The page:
Our responses to journal entries that we share, and our email exchanges ascribe considerable importance to the relentless pressure to perform in all aspects of our professional lives. We have both felt underappreciated and overwhelmed at work as we attempted to meet our institutions’ expectations. Even as we have shared this conspiratorially, we have recognised that we are not unique in our inability to meet these expectations and remain well. Our willingness to look critically at the role we can take to support one another goes beyond a close and closed international friendship. We are positioned by our researcher’s stance to do more than share our frustration and indignation in private chats. Here we turn a self-studying lens to consider what we have learnt, particularly about appreciation, that might be of value to others.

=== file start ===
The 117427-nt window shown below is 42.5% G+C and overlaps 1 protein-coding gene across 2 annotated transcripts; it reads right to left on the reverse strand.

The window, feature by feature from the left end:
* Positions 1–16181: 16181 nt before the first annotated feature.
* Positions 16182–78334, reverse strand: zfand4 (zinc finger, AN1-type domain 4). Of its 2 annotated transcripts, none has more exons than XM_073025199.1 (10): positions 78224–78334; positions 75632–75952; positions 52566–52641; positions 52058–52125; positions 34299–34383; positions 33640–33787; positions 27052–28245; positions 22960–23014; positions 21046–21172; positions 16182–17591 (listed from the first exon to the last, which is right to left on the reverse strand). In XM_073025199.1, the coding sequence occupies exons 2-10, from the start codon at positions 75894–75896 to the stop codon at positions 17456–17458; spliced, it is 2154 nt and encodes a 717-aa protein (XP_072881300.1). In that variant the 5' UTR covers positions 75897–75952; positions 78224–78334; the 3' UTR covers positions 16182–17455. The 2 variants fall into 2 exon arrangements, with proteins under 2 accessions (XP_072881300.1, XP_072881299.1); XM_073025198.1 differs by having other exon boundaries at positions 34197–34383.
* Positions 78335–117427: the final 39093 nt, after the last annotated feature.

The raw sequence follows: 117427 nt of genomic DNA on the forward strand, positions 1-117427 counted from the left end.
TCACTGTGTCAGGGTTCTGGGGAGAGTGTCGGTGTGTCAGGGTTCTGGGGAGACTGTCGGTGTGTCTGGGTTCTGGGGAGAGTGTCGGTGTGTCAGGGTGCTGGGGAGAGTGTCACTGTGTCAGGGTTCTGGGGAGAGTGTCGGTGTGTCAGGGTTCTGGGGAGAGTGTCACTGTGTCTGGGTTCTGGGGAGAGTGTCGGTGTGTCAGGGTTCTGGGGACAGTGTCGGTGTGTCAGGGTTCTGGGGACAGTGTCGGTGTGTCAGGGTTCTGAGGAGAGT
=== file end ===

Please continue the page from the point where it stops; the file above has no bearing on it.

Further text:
One of the aspects of our jobs that we both really enjoy is teaching and we both put considerable amounts of time and energy into preparing courses, exchanging with students, and giving feedback in constructive ways. At the same time, we are both well aware that good teaching is not valued as much as good researching, that is, being successful in receiving grants and publishing in top tier journals. Believing in the importance of investing in our teaching while knowing that our institutions do not recognise this investment as much as a similar investment in research is a source of frustration for us. Focusing on our strengths as teachers and reminding each other of the importance of what we do and how well we do it has been fundamental to reaching our professional anticipated goals. We recognize the importance of appreciation for wellbeing at any professional stage. What we have come to realise through this project is that not only do we feel underappreciated, but we are also not adept at showing our appreciation for others. We have paid so much attention to negative student evaluations and peer-review criticism that we have become cautious and mean-spirited. Internalising these messages diminishes our capacity to be generous to others. This project provided an actual opportunity to watch one another teaching. Despite protestations that we weren’t doing anything noteworthy, watching one another in action was stimulating and validated us as professionals. For example, Dawn was impressed having seen Lynn diagnose her students’ ability in small groups. She wrote